I had to step back outside of the clinic. I couldn’t sit there and look at Isis and process the possibility that I might have to decide to put her to sleep. Even now, typing these words, it is something from which I shy away. If it would be best for her, I could make that decision. Just not right now when she seemed to be doing well…

I called my Mom and then my best friend, both times in tears. I didn’t know what to do, except that I had to process and calm down. They both helped calm me down. Seanachais even came out to the clinic and spent the day with me. I would have been a basket case with out her there. She’s been through similar things with her horses, including losing some to colic. She knew exactly what I was going through. She’s been out to ride Isis several times and knows her pretty well.

The vets managed Isis’ mild colic this morning and gave her a pain killer that seemed to help her a lot. A side-effect of this pain medication was that she became agitated and paced, which kinked up the IV line several times. Eventually, she calmed down.

Mel eventually dragged me out for something to eat. She knew I hadn’t been eating much. I couldn’t keep anything down and I had lost my appetite pretty early on in this affair. Some times you’re just too stressed to be able to eat. (Not a good diet plan.) We did some shopping and went out to see Rajiyyah. Something reassuring about seeing a healthy horse and being able be reminded that not every horse ends up in the hospital.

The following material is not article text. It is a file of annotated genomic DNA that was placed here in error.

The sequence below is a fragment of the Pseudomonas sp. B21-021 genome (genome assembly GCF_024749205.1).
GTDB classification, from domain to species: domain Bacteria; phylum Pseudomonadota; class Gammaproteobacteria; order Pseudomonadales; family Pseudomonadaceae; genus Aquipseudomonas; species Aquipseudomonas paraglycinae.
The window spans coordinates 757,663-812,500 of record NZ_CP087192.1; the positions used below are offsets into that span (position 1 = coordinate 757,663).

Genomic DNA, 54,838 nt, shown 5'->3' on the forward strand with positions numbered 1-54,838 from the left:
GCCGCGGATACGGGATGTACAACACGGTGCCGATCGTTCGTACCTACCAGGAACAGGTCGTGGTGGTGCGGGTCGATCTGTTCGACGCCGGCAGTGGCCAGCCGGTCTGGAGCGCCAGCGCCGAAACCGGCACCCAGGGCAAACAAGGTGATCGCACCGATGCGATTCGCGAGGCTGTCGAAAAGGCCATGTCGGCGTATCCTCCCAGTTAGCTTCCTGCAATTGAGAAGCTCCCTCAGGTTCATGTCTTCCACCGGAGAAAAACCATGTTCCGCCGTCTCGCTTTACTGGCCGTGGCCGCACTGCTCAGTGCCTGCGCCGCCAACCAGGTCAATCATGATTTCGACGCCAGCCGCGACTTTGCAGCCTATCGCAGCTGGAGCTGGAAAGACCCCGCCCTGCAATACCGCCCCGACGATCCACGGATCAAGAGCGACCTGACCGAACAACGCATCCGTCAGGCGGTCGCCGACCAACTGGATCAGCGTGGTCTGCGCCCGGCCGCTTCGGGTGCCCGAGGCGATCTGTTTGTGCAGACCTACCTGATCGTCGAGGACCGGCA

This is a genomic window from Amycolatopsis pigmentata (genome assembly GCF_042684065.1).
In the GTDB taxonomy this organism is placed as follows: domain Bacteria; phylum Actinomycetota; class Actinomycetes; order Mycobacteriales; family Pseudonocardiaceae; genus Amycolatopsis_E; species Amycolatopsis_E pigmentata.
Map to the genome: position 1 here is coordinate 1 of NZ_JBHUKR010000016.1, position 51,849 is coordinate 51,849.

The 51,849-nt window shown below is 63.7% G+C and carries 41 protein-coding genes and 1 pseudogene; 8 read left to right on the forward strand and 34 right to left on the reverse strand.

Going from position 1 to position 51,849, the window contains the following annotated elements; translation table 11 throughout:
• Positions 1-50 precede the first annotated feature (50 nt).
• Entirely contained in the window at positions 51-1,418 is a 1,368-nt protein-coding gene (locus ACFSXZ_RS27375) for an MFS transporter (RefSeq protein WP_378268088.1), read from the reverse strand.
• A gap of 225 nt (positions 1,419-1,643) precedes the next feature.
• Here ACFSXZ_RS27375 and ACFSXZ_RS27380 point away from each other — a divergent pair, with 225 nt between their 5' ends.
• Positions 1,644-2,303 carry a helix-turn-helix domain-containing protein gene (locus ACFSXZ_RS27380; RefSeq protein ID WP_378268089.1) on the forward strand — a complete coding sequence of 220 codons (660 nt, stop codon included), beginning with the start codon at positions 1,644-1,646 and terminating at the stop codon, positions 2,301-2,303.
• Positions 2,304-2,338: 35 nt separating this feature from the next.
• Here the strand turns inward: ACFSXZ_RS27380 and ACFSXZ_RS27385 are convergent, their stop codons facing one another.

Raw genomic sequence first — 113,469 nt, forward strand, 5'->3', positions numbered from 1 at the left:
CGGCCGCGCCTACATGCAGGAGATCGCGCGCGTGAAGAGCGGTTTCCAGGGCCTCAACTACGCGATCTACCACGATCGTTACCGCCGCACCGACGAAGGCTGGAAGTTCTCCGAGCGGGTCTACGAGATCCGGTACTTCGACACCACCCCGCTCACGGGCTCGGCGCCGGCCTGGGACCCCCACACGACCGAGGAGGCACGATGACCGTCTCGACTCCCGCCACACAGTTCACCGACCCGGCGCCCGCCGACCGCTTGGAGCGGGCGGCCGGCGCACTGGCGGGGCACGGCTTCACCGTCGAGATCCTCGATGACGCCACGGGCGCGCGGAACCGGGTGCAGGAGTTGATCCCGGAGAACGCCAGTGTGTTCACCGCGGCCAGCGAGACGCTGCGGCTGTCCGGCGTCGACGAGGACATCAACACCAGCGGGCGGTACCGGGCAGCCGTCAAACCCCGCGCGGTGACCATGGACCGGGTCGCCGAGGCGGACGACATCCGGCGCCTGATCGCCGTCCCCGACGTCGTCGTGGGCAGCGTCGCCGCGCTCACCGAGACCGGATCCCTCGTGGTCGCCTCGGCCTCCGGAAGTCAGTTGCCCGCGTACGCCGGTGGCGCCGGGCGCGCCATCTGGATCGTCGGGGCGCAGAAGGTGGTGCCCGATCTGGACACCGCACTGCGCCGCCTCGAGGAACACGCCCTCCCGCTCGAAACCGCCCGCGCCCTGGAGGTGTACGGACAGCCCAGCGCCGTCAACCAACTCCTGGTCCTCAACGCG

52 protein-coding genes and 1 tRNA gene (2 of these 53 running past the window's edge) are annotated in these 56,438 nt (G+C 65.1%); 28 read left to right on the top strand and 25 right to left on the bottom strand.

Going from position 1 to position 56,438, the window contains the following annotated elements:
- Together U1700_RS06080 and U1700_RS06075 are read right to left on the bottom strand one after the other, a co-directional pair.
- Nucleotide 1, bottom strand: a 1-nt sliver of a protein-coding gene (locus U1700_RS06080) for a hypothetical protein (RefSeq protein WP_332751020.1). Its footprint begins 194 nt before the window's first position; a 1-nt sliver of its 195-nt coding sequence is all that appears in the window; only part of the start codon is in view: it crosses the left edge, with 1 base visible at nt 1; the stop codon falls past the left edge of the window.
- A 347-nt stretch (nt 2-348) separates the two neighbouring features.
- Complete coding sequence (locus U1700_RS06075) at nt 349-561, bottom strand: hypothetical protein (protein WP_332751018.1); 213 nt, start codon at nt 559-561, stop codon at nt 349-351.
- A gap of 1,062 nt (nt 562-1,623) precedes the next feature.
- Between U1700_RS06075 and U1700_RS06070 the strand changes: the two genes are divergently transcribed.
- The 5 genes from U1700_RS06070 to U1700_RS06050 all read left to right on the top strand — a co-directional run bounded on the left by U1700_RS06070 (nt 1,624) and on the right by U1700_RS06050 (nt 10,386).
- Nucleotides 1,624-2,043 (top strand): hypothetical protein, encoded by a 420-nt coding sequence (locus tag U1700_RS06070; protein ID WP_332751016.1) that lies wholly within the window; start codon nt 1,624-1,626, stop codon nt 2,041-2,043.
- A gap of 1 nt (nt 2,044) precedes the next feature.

Isis had seven visitors today. 🙂 She has quite a fan club. The farm owners came out to see her. One of our boarders who is a vet student also dropped by. Another one of the boarders was on call at the vet hospital and kept an eye on Isis over Saturday night. The Bay Wonder Mare is definitely being watched over.

Tonight she was quiet and seemed to be resting. She still doesn’t have much motility in her small intestines, and this is worrisome. We’re also worried about whether how her small intestines are (or are not) healing. If her sections of her small intestines start dying because of the trauma from the colic, things may become quite grim.